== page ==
One of the fascinating things about languages is the way that idioms form. Writers will take an animal or a body part and then create a unique series of words that often requires some great leap of imagination to understand. Consider such English idioms as “he’s hitting the books” or “she twisted my arm” and it’s no surprise that Japanese people struggle with their English classes.
Luckily, humans are humans and the thinking behind some idioms is similar even in languages as unrelated as English and Japanese. To prove this point, without looking what do you think the following general word combinations might mean*?
- 足 (leg) & 速 い (fast)
- 顔 (face) & 火 (fire) & 出る (to exit)
- 目 (eyes) & 丸くする (make round)
(*Although you likely don’t need them, the answers are at the end of this article.)
One of the problems with this approach, of course, is that sometimes the Japanese images and the Western ones are very different. Good examples of this are: 鼻が 高い (“holding your nose high”) and 鼻にかける “letting your nose hang”).
While “holding your nose high” is similar to its English equivalent as it describes a sense of pride about something, its opposite — “letting your nose hang” — isn’t found in English. In Japanese, it means to boast or brag.
Intriguingly, these aren’t the only terms about raising or lowering body parts. There are also: 目が高い, meaning that someone has a discerning eye and 頭が上らない, which means that the speaker cannot raise their head to someone’s level — in this case because their opponent is so skilled it’s pointless to even attempt to match them. If you could pull even with that person, you might be able to say: 肩を並べる (“your shoulders are level with them”).
Much like English, the ears are unsurprisingly associated with hearing imagery. One of the biggest surprises for me was that Julius Caesar’s famous “lend me your ears” is actually similar to a commonly used idiom in Japanese: 耳を貸す (to lend). I’m sure that the great Roman leader would have appreciated this if, you know, he hadn’t been dead for almost a couple of thousand years.
Luckily, English speakers will easily guess the meaning of some of the other ones such as 耳をふさぐ (to block one’s ears). Slightly more difficult is adding the verb 挟む (to interpose) to make 耳に挟む, which means that one overheard something one wasn’t supposed to hear.
While the meanings of these can easily be guessed by English speakers, Japanese has a uniquely Japanese one with 耳にたこができる. At first this might sound strange as たこ means a callus built up from overuse. The image here is that the listener has heard something repeated so many times that they built up a callus, likely because they are constantly nagged about it!
… humans are humans and the thinking behind some idioms is similar even in languages as unrelated as English and Japanese.
What’s fascinating about the Japanese eye idioms are the verbs that are paired with them. These include very unlikely combinations such as 引く (to pull), 届く (to reach) and 盗む (to steal).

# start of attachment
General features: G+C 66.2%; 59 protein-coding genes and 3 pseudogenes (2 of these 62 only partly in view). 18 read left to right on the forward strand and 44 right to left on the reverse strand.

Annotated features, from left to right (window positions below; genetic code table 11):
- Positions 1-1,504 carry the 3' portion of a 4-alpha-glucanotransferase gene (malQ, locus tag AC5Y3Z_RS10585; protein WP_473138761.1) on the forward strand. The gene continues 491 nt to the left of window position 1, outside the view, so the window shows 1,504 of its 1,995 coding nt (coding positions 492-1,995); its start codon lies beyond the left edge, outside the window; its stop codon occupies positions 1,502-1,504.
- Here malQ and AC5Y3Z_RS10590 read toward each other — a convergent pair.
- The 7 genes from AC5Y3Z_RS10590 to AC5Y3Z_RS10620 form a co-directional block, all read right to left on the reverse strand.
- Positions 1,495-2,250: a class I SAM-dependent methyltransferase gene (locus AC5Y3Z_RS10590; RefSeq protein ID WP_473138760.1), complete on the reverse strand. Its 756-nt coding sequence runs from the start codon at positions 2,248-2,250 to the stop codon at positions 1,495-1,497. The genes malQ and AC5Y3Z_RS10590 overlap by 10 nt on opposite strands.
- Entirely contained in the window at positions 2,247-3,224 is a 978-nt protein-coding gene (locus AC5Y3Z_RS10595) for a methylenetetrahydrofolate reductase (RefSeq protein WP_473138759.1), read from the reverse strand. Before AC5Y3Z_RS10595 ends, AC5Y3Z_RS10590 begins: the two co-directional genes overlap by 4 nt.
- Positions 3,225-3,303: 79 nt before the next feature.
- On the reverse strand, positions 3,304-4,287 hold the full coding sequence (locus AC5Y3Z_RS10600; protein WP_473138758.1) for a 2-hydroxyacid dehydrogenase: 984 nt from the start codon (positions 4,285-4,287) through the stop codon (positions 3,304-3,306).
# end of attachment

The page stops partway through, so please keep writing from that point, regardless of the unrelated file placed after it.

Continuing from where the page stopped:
- 目を引く is often linked with strange adverts or surprising events. It means something similar to “eye-catching” in English.
- 目が届く means to keep your eye on something.
- 目を盗む is to do something behind someone’s back.
Idioms related to 口, or the mouth, predictably have something to do with speech such as 口数が少ない (to be at a loss for words). Similar to the earlier ear idiom, 口 can also be combined with 挟む to make 口を挟む, which in this case means “to interrupt.”
While these are pretty easy to understand, it takes a little more imagination to work out the meaning of 口から先に生まれたよう, which literally means that someone’s mouth was born before them. In fact, this tricky idiom means something similar to someone being “born with a big mouth” in English.
When considering hand idioms, things get a bit more surreal. Instead of literally describing hands, the Japanese kanji 手 often refers to one’s ability to do tasks instead. Therefore, these can be paired with unusual verbs such as 回る (to spin), 足る (to be sufficient) and 負える (to manage) to make:
- 手が回らない, meaning you can’t get round to doing something.
- 手が足らない, meaning to not have enough “hands” to get the job done.
- 手に負えない, meaning to be unable to handle everything.
Neck, shoulders, head and face idioms
Learners will have to be careful learning these idioms involving 首 (neck), 肩 (shoulders), 頭 (head) and 顔 (face) as they have meanings that are very different to English. Adding the verbs 突っ込む (to thrust), ひねる (to twist), 持つ (to hold), 切れる (to cut) and 立つ (to stand) to these bases make these fascinating idioms:
- 首を突っ込む, meaning to poke your head into someone else’s business.
- 首をひねる, meaning to be puzzled.
- 肩を持つ, meaning to take someone’s side.
- 頭が切れる, meaning a sharp mind — one so sharp it can “cut.”
- 顔を立てる, meaning to save someone’s face (from potential embarrassment).
These examples show one of the most fascinating things about idioms not just in Japanese, but in all languages, that the process of creating words can at times be so similar and yet so different. One of the great things about learning these idioms is that it gives the learner a chance to see how another country views the world around them and deepen their knowledge as a result.
Answers to the quiz
- 足が速い is a pretty obvious one as it means that someone runs fast.
- 顔から火が出る is to be embarrassed.
- 目を丸くする is to have wide-eyes — likely in astonishment.
Do you know any other body part idioms? How do these compare to the phrases in your native language if it isn’t English? Let us know in the comments.